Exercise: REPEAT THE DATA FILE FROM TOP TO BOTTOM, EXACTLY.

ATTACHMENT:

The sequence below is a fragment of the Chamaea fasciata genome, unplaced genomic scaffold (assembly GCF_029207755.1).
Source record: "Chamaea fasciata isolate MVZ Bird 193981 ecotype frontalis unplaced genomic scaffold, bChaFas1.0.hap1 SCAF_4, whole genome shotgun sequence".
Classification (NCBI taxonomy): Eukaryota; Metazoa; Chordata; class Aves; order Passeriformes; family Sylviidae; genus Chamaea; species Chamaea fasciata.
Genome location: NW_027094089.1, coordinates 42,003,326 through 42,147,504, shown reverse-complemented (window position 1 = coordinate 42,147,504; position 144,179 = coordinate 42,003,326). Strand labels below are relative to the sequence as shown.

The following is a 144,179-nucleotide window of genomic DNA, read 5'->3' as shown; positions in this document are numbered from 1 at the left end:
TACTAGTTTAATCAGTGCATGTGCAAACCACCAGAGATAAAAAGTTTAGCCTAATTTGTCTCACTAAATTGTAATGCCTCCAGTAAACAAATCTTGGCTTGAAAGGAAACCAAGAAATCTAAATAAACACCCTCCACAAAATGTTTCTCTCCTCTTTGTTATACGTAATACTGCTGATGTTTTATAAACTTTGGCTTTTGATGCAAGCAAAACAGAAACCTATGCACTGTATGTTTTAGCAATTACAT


The sequence below is a fragment of the Chamaea fasciata genome, unplaced genomic scaffold (assembly GCF_029207755.1).
Source record: "Chamaea fasciata isolate MVZ Bird 193981 ecotype frontalis unplaced genomic scaffold, bChaFas1.0.hap1 SCAF_4, whole genome shotgun sequence".
Classification (NCBI taxonomy): Eukaryota; Metazoa; Chordata; class Aves; order Passeriformes; family Sylviidae; genus Chamaea; species Chamaea fasciata.
Genome location: NW_027094089.1, coordinates 42,003,326 through 42,147,504, shown reverse-complemented (window position 1 = coordinate 42,147,504; position 144,179 = coordinate 42,003,326). Strand labels below are relative to the sequence as shown.

The following is a 144,179-nucleotide window of genomic DNA, read 5'->3' as shown; positions in this document are numbered from 1 at the left end:
TACTAGTTTAATCAGTGCATGTGCAAACCACCAGAGATAAAAAGTTTAGCCTAATTTGTCTCACTAAATTGTAATGCCTCCAGTAAACAAATCTTGGCTTGAAAGGAAACCAAGAAATCTAAATAAACACCCTCCACAAAATGTTTCTCTCCTCTTTGTTATACGTAATACTGCTGATGTTTTATAAACTTTGGCTTTTGATGCAAGCAAAACAGAAACCTATGCACTGTATGTTTTAGCAATTACAT